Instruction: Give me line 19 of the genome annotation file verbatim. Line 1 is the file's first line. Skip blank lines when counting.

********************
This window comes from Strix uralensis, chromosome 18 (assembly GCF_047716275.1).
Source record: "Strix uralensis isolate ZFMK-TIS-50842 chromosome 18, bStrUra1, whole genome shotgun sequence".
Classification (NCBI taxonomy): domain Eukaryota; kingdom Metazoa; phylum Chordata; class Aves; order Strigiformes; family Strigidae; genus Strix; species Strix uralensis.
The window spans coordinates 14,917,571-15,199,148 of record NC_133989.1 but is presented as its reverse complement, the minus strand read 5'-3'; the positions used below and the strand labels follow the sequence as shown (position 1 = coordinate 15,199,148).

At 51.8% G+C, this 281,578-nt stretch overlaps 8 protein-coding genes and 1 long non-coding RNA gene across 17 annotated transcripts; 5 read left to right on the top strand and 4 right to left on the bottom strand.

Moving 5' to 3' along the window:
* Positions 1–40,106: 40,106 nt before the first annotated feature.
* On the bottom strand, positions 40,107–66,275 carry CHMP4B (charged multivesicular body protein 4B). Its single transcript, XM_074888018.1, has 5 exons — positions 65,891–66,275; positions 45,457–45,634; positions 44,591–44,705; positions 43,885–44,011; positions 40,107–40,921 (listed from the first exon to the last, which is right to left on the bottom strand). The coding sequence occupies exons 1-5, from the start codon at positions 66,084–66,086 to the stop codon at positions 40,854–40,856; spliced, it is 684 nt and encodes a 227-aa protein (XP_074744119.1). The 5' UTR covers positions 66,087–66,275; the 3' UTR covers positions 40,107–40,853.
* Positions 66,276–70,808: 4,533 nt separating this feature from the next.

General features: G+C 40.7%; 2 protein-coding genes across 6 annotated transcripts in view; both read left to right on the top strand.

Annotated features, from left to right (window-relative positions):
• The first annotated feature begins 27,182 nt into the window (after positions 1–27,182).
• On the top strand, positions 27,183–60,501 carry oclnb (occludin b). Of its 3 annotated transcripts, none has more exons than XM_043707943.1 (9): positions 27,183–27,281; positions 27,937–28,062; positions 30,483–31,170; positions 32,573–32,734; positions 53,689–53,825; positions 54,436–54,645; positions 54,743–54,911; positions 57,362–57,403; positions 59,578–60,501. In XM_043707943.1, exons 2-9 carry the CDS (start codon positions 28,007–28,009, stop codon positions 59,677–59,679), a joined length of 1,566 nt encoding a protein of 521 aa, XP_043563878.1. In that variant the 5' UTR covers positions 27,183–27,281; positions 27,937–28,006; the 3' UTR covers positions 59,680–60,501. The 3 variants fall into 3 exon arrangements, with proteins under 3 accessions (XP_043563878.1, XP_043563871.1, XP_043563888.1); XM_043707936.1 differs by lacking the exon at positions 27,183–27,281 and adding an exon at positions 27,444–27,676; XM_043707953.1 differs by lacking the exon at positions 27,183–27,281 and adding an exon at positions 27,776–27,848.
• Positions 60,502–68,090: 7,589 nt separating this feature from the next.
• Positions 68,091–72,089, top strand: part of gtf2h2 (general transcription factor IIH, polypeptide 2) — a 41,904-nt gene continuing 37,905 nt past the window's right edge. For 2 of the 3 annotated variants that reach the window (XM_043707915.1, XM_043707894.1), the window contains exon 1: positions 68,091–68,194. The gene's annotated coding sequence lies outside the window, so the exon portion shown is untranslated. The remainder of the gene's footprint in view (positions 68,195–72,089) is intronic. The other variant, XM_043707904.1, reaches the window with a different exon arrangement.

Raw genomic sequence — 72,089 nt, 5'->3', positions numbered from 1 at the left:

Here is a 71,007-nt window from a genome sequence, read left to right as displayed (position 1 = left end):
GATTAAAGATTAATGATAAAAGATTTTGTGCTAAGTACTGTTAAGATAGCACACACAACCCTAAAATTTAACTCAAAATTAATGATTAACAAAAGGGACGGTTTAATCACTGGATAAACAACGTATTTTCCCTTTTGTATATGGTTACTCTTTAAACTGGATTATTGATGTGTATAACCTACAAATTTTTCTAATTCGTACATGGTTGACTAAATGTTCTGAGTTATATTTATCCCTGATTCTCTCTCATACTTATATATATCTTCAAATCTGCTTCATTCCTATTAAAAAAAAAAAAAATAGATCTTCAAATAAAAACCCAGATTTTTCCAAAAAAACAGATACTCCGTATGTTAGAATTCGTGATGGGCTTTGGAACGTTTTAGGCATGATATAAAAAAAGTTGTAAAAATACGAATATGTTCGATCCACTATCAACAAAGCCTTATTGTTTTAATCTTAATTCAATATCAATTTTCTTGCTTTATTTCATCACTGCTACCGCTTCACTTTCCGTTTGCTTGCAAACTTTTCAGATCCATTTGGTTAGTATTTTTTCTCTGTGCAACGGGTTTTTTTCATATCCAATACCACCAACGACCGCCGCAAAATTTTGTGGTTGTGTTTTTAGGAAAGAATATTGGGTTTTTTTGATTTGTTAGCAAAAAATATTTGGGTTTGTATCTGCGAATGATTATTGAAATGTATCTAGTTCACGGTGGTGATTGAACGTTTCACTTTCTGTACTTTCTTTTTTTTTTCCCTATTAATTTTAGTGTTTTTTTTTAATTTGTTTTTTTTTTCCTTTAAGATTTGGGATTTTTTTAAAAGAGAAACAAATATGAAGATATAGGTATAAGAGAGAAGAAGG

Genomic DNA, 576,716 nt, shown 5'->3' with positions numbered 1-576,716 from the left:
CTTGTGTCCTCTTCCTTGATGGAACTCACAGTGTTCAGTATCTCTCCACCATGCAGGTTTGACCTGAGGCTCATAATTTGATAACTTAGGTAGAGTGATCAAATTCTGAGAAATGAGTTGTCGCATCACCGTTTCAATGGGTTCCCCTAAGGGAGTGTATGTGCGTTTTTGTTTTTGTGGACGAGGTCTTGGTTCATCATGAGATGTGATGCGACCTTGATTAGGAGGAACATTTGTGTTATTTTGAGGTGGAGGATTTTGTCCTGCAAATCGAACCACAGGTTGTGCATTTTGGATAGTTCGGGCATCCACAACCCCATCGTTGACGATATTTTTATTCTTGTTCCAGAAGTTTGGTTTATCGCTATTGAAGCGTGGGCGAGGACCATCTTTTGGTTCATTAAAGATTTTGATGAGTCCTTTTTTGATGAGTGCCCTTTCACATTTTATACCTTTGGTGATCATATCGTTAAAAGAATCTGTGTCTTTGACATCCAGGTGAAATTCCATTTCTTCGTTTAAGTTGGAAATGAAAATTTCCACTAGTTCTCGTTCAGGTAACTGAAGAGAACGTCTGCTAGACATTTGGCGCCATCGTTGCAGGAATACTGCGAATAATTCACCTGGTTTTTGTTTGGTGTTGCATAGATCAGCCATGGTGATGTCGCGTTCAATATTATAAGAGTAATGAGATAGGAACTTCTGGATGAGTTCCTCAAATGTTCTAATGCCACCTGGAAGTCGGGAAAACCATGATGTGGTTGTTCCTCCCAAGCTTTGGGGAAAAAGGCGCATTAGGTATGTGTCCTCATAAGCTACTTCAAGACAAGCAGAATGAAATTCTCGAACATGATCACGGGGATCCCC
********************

Genomic DNA, 576,716 nt, shown 5'->3' with positions numbered 1-576,716 from the left: